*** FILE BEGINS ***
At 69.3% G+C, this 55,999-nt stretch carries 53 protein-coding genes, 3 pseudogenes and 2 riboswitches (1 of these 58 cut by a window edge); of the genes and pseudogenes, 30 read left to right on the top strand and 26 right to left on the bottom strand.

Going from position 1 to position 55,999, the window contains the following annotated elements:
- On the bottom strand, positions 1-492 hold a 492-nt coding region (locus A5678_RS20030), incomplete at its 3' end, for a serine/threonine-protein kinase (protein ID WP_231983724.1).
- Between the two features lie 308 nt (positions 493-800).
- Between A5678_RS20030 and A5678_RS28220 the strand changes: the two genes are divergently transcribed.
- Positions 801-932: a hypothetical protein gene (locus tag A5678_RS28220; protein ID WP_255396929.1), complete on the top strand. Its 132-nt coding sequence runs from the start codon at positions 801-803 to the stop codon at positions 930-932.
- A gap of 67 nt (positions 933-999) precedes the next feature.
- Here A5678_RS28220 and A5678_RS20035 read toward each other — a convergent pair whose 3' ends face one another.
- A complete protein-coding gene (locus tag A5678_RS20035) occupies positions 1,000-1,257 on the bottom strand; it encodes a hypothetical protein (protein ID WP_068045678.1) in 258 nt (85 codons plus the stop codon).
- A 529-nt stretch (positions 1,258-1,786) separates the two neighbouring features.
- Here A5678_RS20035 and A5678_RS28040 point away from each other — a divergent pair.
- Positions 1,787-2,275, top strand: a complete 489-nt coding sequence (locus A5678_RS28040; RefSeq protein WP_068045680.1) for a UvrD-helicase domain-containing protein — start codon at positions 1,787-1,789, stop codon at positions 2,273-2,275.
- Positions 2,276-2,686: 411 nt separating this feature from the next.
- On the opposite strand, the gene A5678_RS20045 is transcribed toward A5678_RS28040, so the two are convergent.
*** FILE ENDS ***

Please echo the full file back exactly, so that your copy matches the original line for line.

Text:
At 69.3% G+C, this 55,999-nt stretch carries 53 protein-coding genes, 3 pseudogenes and 2 riboswitches (1 of these 58 cut by a window edge); of the genes and pseudogenes, 30 read left to right on the top strand and 26 right to left on the bottom strand.

Going from position 1 to position 55,999, the window contains the following annotated elements:
- On the bottom strand, positions 1-492 hold a 492-nt coding region (locus A5678_RS20030), incomplete at its 3' end, for a serine/threonine-protein kinase (protein ID WP_231983724.1).
- Between the two features lie 308 nt (positions 493-800).
- Between A5678_RS20030 and A5678_RS28220 the strand changes: the two genes are divergently transcribed.
- Positions 801-932: a hypothetical protein gene (locus tag A5678_RS28220; protein ID WP_255396929.1), complete on the top strand. Its 132-nt coding sequence runs from the start codon at positions 801-803 to the stop codon at positions 930-932.
- A gap of 67 nt (positions 933-999) precedes the next feature.
- Here A5678_RS28220 and A5678_RS20035 read toward each other — a convergent pair whose 3' ends face one another.
- A complete protein-coding gene (locus tag A5678_RS20035) occupies positions 1,000-1,257 on the bottom strand; it encodes a hypothetical protein (protein ID WP_068045678.1) in 258 nt (85 codons plus the stop codon).
- A 529-nt stretch (positions 1,258-1,786) separates the two neighbouring features.
- Here A5678_RS20035 and A5678_RS28040 point away from each other — a divergent pair.
- Positions 1,787-2,275, top strand: a complete 489-nt coding sequence (locus A5678_RS28040; RefSeq protein WP_068045680.1) for a UvrD-helicase domain-containing protein — start codon at positions 1,787-1,789, stop codon at positions 2,273-2,275.
- Positions 2,276-2,686: 411 nt separating this feature from the next.
- On the opposite strand, the gene A5678_RS20045 is transcribed toward A5678_RS28040, so the two are convergent.